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View Poll Results: Do you know a Depresssion survivor personally?
I know a Depression survivor 141 90.97%
I do not know a Depression survivor 14 9.03%
Voters: 155. You may not vote on this poll

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Old 08-01-2011, 10:43 AM
 
1,566 posts, read 2,842,936 times
Reputation: 1262

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Quote:
Originally Posted by in_newengland View Post
There's a lot of information on frugal living in old books from the Depression era. I've always loved those books, even the cookbooks with their frugal meals and uses of leftovers and lists of ways to re-use and make do--I have one old book that has ways to use leftover soap slivers, leftover everything.

My late parents lived through the Depression and it was my mother's stories, especially that turned me into a lifelong frugal person.

My mother's Dad died in October 1929--same time that the stock market crashed and that left the mother with the three youngest kids and nothing except the house they owned. All his money had been in the stock market.

He'd had a good job and my mother had some memories of having pretty dolls and other nice things but at the age of seven her mother had to take boarders into their house. My mother grew up doing housework and helping cook and clean for the boarders.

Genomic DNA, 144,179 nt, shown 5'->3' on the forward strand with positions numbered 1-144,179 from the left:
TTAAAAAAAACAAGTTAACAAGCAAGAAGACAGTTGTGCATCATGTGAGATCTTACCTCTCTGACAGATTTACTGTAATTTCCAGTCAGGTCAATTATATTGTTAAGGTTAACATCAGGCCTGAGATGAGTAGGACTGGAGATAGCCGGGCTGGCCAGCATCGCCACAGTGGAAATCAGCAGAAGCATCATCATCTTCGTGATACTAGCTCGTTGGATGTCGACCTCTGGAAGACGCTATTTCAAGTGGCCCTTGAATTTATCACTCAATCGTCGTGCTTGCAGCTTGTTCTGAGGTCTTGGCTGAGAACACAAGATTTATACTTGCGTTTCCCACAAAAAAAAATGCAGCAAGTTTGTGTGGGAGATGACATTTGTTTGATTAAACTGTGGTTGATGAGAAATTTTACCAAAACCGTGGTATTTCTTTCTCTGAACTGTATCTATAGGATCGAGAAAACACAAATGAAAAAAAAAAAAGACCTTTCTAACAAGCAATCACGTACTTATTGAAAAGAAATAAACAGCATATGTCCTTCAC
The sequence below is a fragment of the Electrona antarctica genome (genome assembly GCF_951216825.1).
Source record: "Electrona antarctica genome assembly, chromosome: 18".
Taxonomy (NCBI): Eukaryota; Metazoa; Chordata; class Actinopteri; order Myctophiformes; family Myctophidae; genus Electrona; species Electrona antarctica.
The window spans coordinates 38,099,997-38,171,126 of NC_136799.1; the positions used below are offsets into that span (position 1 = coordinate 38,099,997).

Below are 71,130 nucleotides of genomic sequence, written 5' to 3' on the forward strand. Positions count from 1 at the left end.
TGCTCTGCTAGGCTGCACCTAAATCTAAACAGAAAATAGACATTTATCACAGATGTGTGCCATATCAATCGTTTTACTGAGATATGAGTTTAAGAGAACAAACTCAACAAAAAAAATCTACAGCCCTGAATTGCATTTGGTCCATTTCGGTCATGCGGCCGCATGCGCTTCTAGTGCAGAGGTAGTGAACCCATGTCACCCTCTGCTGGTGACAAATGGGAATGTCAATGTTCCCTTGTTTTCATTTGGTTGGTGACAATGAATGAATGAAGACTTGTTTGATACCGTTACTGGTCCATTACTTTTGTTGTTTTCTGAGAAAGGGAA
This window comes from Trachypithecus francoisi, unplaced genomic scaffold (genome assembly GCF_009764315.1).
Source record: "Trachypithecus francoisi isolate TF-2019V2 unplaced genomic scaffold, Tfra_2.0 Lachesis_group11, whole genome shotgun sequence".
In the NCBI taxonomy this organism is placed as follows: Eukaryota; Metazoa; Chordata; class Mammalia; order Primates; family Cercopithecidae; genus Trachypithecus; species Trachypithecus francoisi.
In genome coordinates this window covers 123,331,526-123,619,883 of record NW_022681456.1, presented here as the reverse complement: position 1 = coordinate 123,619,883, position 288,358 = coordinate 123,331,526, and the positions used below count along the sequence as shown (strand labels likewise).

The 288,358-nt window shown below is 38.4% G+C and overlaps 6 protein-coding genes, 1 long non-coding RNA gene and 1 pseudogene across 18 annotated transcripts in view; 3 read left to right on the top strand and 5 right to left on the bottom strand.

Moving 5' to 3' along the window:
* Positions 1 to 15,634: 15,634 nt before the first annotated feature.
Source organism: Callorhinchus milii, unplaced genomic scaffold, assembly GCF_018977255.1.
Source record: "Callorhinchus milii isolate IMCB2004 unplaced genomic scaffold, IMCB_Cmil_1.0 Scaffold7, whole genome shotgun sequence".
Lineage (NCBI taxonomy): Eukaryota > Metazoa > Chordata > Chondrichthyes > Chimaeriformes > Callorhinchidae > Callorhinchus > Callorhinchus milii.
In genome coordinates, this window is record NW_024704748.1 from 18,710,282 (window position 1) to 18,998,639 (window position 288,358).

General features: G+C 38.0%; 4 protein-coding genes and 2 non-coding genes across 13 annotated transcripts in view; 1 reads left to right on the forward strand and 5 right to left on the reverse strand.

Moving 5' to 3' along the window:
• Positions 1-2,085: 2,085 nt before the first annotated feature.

Her mother was a great cook so there were always plenty of boarders and she got extra money when the town fair was on because she would set up tables in the yard and feed the fair workers. They all wanted to be assigned to her for meals--and from what I've heard her pies were legendary!

My mother remembers having only 2 dresses, one to wear while she washed the other one. She was embarrassed to go to school in the same two dresses day after day.

My mother took the hard courses in school so that she could go to college but when the time came, there was no money for it. Her grandmother had a job and put her through two years of secretarial school.

My mother never got over it. She never ever bought new clothes but would only wear what other people would give her secondhand. If we bought clothing for her at Christmas she would return it.

She never wasted money on makeup and fancy haircuts. She always shopped at several grocery stores to use all her coupons and get the best bargains. We took vacations in the off-season to save money.

To this day I'll admit that I still save aluminum foil and twist 'ems--I sort of thought everyone did. Today I went to MacDonalds and washed and saved the plastic straw so I don't have to ever buy straws. We make iced coffee at home and re-use the MacDonalds cups and straws when we go on car trips. I re-use plastic bags and cardboard boxes. I plant vegetables. I've never had a car loan and I drive a 1998 car and keep it in good repair. I have a hard time spending money but not as bad as my mother who just couldn't buy anything except necessary things for us kids (even though she had the money.)